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This chapter is from the book

Monitor, Configure, Troubleshoot, and Control Access to Printers

Printers are a commonly shared network resource used by clients throughout an organization. Understanding how to work with printers in a Windows 2000 Server-based network is a critical part of the 70-215 exam. At this point in your journey, you should already be very familiar with the printing capabilities of Windows 2000.

Before launching into the specifics of printer access, it's important to review the terminology around the components of the printing process. Some of the important terms are listed here:

  • Print driver

  • Printer

  • Print server

  • Print device

Beginning at the client computer, the first component of the printing process is the print driver. A print driver is essentially a file or group of files that is used by Windows 2000 to translate the print command into the print device's specific language. For example, when printing a document from Microsoft Word to an HP LaserJet 6, the print driver converts a print command from the format recognized by Word into the language used by the LaserJet.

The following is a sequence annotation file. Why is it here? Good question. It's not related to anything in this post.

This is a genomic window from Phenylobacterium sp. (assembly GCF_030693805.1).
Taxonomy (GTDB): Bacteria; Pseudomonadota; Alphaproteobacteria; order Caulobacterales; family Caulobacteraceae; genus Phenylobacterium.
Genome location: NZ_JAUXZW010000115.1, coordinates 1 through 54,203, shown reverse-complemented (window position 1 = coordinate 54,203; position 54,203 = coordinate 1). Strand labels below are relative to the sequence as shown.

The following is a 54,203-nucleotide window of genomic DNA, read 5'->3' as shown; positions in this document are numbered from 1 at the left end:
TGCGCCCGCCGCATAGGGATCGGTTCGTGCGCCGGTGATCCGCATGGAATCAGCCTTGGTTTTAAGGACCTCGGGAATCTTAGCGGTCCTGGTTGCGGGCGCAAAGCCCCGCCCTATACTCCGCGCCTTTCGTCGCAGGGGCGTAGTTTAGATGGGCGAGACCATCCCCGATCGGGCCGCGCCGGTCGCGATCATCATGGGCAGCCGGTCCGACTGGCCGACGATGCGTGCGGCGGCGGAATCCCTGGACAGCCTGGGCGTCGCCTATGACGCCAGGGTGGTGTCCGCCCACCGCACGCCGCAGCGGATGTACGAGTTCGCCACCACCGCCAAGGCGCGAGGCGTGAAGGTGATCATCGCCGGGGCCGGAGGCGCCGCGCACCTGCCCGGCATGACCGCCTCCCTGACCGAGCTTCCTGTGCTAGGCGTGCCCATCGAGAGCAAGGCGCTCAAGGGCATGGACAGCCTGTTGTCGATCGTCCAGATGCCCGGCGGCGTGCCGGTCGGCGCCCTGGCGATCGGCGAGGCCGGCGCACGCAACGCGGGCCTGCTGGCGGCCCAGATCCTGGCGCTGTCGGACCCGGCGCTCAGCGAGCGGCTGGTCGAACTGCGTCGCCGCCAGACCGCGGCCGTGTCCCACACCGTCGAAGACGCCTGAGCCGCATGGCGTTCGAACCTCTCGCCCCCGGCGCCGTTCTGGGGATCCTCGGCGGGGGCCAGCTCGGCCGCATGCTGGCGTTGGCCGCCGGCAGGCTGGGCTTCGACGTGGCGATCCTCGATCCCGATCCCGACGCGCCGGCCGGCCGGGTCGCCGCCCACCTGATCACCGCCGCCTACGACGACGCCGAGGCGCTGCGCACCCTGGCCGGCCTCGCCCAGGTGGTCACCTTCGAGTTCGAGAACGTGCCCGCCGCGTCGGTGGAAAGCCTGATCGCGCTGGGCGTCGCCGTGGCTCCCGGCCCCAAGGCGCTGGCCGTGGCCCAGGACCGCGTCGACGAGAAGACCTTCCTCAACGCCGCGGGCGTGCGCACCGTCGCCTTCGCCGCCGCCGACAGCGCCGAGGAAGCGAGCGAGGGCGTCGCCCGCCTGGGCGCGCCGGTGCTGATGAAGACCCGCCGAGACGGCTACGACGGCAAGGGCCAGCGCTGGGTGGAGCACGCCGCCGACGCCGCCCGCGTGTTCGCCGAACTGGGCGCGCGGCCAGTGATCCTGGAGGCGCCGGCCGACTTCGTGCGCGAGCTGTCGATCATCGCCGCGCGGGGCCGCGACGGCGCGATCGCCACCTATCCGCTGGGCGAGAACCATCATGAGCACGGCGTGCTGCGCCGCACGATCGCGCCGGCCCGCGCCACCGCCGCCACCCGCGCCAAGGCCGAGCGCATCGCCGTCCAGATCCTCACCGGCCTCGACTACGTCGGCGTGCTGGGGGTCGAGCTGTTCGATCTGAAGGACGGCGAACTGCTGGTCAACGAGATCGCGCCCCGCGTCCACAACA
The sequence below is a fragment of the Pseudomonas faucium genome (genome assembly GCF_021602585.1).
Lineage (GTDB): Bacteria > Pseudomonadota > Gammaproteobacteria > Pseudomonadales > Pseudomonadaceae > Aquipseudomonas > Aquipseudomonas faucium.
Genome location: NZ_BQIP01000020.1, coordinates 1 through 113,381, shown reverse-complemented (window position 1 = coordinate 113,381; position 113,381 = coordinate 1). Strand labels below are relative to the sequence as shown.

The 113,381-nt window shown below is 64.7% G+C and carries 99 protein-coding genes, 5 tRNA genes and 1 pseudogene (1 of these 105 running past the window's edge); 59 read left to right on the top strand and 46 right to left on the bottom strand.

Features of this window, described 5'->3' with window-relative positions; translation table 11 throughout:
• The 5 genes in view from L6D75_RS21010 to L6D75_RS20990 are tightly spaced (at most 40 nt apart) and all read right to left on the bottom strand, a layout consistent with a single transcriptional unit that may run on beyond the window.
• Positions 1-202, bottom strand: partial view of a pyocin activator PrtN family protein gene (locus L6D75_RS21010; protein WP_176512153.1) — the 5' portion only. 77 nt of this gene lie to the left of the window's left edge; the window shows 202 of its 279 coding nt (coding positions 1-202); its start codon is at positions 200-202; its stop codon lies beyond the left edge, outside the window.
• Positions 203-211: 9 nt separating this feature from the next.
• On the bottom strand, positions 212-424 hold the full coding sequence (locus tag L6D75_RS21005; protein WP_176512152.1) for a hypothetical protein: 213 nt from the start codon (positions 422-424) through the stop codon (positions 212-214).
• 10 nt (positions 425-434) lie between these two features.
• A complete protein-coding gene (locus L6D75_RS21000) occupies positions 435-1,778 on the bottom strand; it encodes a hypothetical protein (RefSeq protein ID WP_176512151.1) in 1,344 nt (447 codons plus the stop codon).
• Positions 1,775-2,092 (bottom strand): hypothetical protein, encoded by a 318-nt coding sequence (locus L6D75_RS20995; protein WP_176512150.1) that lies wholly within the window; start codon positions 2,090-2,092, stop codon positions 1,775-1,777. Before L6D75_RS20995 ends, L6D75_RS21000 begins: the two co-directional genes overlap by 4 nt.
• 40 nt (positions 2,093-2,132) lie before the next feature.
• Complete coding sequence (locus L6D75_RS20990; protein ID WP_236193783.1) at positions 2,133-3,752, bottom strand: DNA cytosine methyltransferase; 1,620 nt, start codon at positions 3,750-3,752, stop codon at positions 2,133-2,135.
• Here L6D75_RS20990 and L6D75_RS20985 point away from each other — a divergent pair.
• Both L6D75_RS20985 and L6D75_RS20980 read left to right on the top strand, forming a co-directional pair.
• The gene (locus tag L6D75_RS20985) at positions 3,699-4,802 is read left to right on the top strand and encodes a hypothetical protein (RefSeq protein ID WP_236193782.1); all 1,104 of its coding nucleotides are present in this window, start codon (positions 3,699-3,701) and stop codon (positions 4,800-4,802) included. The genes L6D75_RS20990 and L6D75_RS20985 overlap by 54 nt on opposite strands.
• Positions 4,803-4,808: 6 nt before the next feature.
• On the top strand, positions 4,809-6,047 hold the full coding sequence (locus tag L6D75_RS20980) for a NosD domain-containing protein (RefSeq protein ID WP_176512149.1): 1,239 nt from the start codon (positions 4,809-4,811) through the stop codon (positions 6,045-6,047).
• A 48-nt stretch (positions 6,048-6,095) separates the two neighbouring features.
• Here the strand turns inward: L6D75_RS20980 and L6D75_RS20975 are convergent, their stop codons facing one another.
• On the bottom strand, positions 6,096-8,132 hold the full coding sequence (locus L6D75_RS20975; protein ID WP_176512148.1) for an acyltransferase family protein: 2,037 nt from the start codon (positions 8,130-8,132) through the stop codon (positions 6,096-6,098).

From the print driver, the print job is sent to the printer. In Microsoft terms, the printer is a software interface that defines how the print job will reach the print device. This component is particularly important when dealing with networked printers, though it exists in all Microsoft configurations. In networked printing environments, the printer software is generally part of a print server. The print server is a computer that manages the flow of print jobs between the client computers and a shared print device. The print device is the physical hardware that produces the printed copy. Figure 3.1 diagrams the printing process from the client computer to the print device.